Son Raw: Full disclosure: I told the editors that they barely gave me anything to hate on last week, so I think this lineup is payback. I can’t tell this beat apart from Bieber’s and that goes for their faces and haircuts too, now that you mention it. Is pop radio really this bad now? (3)

Tayyab Amin: This video is exceptional and totally helps the song thrive – Stefani’s showing a full range from exaggerated exasperation to striking moments of genuine rumination, all in one shot. Next time life gets a little too much there’s no doubt I’ll be looking at myself in the mirror channelling my inner Gwen. The song itself is nice, I’m really into those pre-chorus synths especially. (7)

Daniel Montesinos-Donaghy: Pop’s Dorian Grey (seriously, how has she not aged since Tragic Kingdom?!) comes back with a ballad-of-sorts that will surely allow tabloid interest into the end of her marriage. It’s understandable: everyone needs a hook, something this song doesn’t have. (4)

April Clare Welsh: ​​If I was a brilliant singer – which I can assure you I’m not – I imagine that there is no better tonic to heartbreak and no better ‘fuck you’ to a lying, cheating scumbag ex (whose band only ever really had two good songs anyway) than releasing a pop tune that is so hooky, it doesn’t even need a proper video. This has a slick, gut-wrenching kind of kick to it and the moments of sonic reflection give it realness without being schmaltzy. But please sort your hair out Gwen. (8)

5

Junior Boys – ‘Big Black Coat’

Daniel Montesinos-Donaghy: It’s all relative: this doesn’t work for me as I sit at my laptop, busy working and reviewing, but will undoubtedly hit peak performance in a club at 4AM. Until then: (4)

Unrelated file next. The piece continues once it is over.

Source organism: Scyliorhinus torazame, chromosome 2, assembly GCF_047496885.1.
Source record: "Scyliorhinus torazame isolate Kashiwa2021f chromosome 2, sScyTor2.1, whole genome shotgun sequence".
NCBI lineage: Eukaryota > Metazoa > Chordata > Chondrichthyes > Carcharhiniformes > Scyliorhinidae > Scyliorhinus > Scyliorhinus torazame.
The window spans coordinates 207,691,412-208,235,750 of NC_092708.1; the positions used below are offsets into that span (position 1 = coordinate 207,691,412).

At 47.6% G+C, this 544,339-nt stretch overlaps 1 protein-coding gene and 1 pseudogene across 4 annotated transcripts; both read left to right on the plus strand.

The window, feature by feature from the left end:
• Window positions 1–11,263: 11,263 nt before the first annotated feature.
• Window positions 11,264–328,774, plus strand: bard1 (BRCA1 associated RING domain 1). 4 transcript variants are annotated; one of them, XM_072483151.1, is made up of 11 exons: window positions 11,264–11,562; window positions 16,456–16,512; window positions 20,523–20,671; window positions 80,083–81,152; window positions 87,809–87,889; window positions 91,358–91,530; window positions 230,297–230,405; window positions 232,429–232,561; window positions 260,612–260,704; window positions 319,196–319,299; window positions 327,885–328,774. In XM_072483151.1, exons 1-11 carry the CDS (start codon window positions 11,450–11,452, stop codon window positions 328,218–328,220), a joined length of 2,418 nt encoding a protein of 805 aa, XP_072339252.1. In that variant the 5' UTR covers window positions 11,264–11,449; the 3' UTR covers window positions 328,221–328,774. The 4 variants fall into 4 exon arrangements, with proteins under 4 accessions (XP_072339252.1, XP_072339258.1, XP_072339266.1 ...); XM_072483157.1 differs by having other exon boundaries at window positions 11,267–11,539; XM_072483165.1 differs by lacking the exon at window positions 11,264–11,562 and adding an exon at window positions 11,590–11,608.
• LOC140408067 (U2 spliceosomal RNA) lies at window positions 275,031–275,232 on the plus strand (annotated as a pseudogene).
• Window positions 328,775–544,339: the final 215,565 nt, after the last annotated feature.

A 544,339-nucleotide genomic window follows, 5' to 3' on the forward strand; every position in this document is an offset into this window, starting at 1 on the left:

Son Raw: You can count the millennial electro pop acts that ended the last decade intact on one hand, but if anyone deserves a second look – it’s Junior Boys. For one, they never reveled in the gauche irony and retromania of their peers, genuinely attempting to go beyond 80s pastiches into new territory, and never cutting corners on the song writing. There’s not too many contemporary pop songs that’ll work on the dance floor sans-edit today, but this is one of them. (8)

April Clare Welsh: I’m glad they’ve swapped the multi-coloured joyous vibes for something a lot darker/starker. And the Big Black Coat is enjoying a sartorial renaissance right now, especially amongst the art students of Camberwell and the surrounding areas, so the boys have certainly got their finger on the pulse here. All style and stutter-pop here. (7)

Tayyab Amin: Each listen this starts out as a slog I sort of sleep along to, until it ups the ante around the midpoint. That crunchy half-clap half-snare is a real wake up call, though I’m the type to sleep through my alarm clocks and I’m definitely still groggy. It’s such a stretched out, sprawling track with no payoff nor wormhole to pull you into, feeling more like a workout remix of another song. Lush textures, poor form. (5)

Claire Lobenfeld: The darker plinky synths toward the beginning are kind of cool, but this is mostly pretty forgettable. Welcome back! (5)

5.8

Final scores:

Justin Bieber – ‘Sorry’ (6.8)
Junior Boys – ‘Big Black Coat’ (5.8)
Rome Fortune – ‘Dance’ (5.3)
Gwen Stefani – ‘Used to Love You’ (5)
Danny L Harle – ‘Forever’ (4.3)
Adele – ‘Hello’ (3.7)